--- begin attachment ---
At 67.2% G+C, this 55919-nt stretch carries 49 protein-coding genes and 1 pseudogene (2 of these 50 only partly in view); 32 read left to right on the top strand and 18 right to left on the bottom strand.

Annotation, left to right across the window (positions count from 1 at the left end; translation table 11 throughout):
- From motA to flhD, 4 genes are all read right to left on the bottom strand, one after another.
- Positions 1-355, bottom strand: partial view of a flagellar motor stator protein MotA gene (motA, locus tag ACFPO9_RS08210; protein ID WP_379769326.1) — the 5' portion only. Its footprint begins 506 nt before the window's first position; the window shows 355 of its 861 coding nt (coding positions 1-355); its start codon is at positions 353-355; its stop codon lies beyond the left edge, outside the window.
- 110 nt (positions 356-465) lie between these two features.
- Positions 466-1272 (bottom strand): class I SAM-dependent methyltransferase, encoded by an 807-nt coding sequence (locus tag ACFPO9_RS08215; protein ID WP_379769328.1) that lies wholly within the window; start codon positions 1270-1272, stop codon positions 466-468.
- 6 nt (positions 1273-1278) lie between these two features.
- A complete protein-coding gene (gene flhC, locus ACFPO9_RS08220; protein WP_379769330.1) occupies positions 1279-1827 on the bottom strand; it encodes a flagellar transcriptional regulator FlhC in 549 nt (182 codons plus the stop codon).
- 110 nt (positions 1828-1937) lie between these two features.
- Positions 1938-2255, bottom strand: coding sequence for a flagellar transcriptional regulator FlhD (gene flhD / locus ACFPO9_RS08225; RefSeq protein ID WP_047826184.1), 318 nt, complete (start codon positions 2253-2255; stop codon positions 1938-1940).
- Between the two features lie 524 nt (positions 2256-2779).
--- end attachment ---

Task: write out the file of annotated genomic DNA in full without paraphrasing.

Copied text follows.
At 67.2% G+C, this 55919-nt stretch carries 49 protein-coding genes and 1 pseudogene (2 of these 50 only partly in view); 32 read left to right on the top strand and 18 right to left on the bottom strand.

Annotation, left to right across the window (positions count from 1 at the left end; translation table 11 throughout):
- From motA to flhD, 4 genes are all read right to left on the bottom strand, one after another.
- Positions 1-355, bottom strand: partial view of a flagellar motor stator protein MotA gene (motA, locus tag ACFPO9_RS08210; protein ID WP_379769326.1) — the 5' portion only. Its footprint begins 506 nt before the window's first position; the window shows 355 of its 861 coding nt (coding positions 1-355); its start codon is at positions 353-355; its stop codon lies beyond the left edge, outside the window.
- 110 nt (positions 356-465) lie between these two features.
- Positions 466-1272 (bottom strand): class I SAM-dependent methyltransferase, encoded by an 807-nt coding sequence (locus tag ACFPO9_RS08215; protein ID WP_379769328.1) that lies wholly within the window; start codon positions 1270-1272, stop codon positions 466-468.
- 6 nt (positions 1273-1278) lie between these two features.
- A complete protein-coding gene (gene flhC, locus ACFPO9_RS08220; protein WP_379769330.1) occupies positions 1279-1827 on the bottom strand; it encodes a flagellar transcriptional regulator FlhC in 549 nt (182 codons plus the stop codon).
- 110 nt (positions 1828-1937) lie between these two features.
- Positions 1938-2255, bottom strand: coding sequence for a flagellar transcriptional regulator FlhD (gene flhD / locus ACFPO9_RS08225; RefSeq protein ID WP_047826184.1), 318 nt, complete (start codon positions 2253-2255; stop codon positions 1938-1940).
- Between the two features lie 524 nt (positions 2256-2779).